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06 May: Tair Kaminer starts her fifth spell in gaol. Send messages of support via Reuven Kaminer

04 May: Against the resort to denigration of Israel’s critics


23 Dec: JfJfP policy statement on BDS

14 Nov: Letter to the Guardian about the Board of Deputies

11 Nov: UK ban on visiting Palestinian mental health workers

20 Oct: letter in the Guardian

13 Sep: Rosh Hashanah greetings

21 Aug: JfJfP on Jeremy Corbyn

29 July: Letter to Evening Standard about its shoddy reporting

24 April: Letter to FIFA about Israeli football

15 April: Letter re Ed Miliband and Israel

11 Jan: Letter to the Guardian in response to Jonathan Freedland on Charlie Hebdo


15 Dec: Chanukah: Celebrating the miracle of holy oil not military power

1 Dec: Executive statement on bill to make Israel the nation state of the Jewish people

25 Nov: Submission to All-Party Parliamentary Group Against Antisemitism

7 Sept: JfJfP Executive statement on Antisemitism

3 Aug: Urgent disclaimer

19 June Statement on the three kidnapped teenagers

25 April: Exec statement on Yarmouk

28 Mar: EJJP letter in support of Dutch pension fund PGGM's decision to divest from Israeli banks

24 Jan: Support for Riba resolution

16 Jan: EJJP lobbies EU in support of the EU Commission Guidelines, Aug 2013–Jan 2014


29 November: JfJfP, with many others, signs a "UK must protest at Bedouin expulsion" letter

November: Press release, letter to the Times and advert in the Independent on the Prawer Plan

September: Briefing note and leaflet on the Prawer Plan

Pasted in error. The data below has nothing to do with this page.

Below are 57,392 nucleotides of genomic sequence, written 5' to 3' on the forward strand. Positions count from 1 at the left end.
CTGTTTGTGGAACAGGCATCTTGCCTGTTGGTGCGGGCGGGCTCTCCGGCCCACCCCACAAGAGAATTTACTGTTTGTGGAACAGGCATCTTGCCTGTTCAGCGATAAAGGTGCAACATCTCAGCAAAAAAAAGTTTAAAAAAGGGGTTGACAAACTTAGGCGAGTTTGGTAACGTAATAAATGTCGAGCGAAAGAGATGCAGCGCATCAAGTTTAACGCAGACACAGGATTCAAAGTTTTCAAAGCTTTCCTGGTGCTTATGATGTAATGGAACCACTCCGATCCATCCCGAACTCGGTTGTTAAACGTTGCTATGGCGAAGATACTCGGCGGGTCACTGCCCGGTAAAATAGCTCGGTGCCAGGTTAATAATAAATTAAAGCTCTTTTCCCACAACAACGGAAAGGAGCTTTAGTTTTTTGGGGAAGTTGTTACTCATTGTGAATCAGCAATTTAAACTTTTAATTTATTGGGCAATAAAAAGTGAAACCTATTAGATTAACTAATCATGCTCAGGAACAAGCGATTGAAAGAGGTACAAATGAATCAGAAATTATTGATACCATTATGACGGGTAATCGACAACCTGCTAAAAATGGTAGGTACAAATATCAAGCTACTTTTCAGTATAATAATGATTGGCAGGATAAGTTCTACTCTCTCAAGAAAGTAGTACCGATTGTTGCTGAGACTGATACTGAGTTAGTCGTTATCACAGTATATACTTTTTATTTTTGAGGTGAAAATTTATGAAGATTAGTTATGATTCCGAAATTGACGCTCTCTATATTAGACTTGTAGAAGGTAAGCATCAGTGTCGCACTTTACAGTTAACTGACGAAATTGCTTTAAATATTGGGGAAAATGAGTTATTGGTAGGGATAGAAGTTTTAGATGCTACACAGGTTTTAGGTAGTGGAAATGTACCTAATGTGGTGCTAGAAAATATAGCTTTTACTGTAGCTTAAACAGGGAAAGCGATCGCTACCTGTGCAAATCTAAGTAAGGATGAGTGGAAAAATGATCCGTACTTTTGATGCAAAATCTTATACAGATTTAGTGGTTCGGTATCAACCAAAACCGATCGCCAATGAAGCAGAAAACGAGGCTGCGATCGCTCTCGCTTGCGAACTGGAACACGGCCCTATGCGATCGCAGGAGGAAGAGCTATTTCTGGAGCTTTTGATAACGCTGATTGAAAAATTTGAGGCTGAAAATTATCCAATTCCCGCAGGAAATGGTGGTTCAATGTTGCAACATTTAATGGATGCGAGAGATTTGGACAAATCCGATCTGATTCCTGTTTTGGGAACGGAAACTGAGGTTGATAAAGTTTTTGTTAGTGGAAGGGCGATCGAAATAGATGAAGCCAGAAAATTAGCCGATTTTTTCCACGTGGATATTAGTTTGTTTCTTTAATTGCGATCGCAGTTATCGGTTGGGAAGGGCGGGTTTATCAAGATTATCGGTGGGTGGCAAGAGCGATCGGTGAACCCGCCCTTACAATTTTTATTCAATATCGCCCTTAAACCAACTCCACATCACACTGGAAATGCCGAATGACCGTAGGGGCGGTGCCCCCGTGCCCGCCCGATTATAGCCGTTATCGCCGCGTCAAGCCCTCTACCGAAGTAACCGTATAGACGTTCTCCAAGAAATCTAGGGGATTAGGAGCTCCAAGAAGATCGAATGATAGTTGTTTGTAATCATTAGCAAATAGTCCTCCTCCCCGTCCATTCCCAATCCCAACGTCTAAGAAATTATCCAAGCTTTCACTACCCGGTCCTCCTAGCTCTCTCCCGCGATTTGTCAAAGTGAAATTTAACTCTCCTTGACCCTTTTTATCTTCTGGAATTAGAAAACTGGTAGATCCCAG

September: JfJfP/EJJP on the EU guidelines with regard to Israel

14th June: JfJfP joins other organisations in protest to BBC

2nd June: A light unto nations? - a leaflet for distribution at the "Closer to Israel" rally in London

24 Jan: Letter re the 1923 San Remo convention

18 Jan: In Support of Bab al-Shams

17 Jan: Letter to Camden New Journal about Veolia

11 Jan: JfJfP supports public letter to President Obama

Comments in 2012 and 2011



Keeping the Palestinian people in the dark

The real Palestinian concession

Amira Hass, 26 January 2011

Both Palestinian rivals know how to use the resilience and creativity of their people in the face of the daily torture that is foreign rule. But they do not help translate this personal and collective stamina into a strategy of unarmed popular struggle.

The real concession of the Palestinian leadership is on its occupied people as an active force in the struggle for independence. For this, there is no need for leaked documents.

Indeed, the “Palestine Papers” confirm an open secret: Contrary to the declarations recited in public, the leadership of the PLO and the Palestinian Authority is prepared for far-reaching concessions on the holy grail of the traditional Palestinian position: the right of return of refugees from the Palestinian “nakba” of 1948.